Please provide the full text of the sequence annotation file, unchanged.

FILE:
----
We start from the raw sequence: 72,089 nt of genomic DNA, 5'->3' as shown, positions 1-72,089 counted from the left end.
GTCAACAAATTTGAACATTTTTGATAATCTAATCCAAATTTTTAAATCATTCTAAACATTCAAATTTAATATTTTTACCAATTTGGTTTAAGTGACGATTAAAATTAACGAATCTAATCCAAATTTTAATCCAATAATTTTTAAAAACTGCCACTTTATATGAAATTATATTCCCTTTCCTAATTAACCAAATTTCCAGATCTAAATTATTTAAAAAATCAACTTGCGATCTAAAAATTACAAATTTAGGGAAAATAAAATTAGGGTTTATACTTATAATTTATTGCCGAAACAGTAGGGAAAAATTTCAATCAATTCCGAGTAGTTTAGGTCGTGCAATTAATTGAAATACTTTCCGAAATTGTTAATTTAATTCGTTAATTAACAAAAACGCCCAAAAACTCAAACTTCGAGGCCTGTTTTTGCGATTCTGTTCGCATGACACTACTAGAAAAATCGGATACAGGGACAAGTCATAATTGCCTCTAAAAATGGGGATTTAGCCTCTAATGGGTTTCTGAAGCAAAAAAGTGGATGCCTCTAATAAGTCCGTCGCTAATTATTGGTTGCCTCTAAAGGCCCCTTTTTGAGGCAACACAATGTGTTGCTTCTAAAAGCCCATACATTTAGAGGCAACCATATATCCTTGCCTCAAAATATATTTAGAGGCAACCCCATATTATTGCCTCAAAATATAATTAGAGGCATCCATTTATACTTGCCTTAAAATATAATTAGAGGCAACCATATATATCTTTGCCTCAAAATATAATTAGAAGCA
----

We start from the raw sequence: 72,089 nt of genomic DNA, 5'->3' as shown, positions 1-72,089 counted from the left end.
GTCAACAAATTTGAACATTTTTGATAATCTAATCCAAATTTTTAAATCATTCTAAACATTCAAATTTAATATTTTTACCAATTTGGTTTAAGTGACGATTAAAATTAACGAATCTAATCCAAATTTTAATCCAATAATTTTTAAAAACTGCCACTTTATATGAAATTATATTCCCTTTCCTAATTAACCAAATTTCCAGATCTAAATTATTTAAAAAATCAACTTGCGATCTAAAAATTACAAATTTAGGGAAAATAAAATTAGGGTTTATACTTATAATTTATTGCCGAAACAGTAGGGAAAAATTTCAATCAATTCCGAGTAGTTTAGGTCGTGCAATTAATTGAAATACTTTCCGAAATTGTTAATTTAATTCGTTAATTAACAAAAACGCCCAAAAACTCAAACTTCGAGGCCTGTTTTTGCGATTCTGTTCGCATGACACTACTAGAAAAATCGGATACAGGGACAAGTCATAATTGCCTCTAAAAATGGGGATTTAGCCTCTAATGGGTTTCTGAAGCAAAAAAGTGGATGCCTCTAATAAGTCCGTCGCTAATTATTGGTTGCCTCTAAAGGCCCCTTTTTGAGGCAACACAATGTGTTGCTTCTAAAAGCCCATACATTTAGAGGCAACCATATATCCTTGCCTCAAAATATATTTAGAGGCAACCCCATATTATTGCCTCAAAATATAATTAGAGGCATCCATTTATACTTGCCTTAAAATATAATTAGAGGCAACCATATATATCTTTGCCTCAAAATATAATTAGAAGCA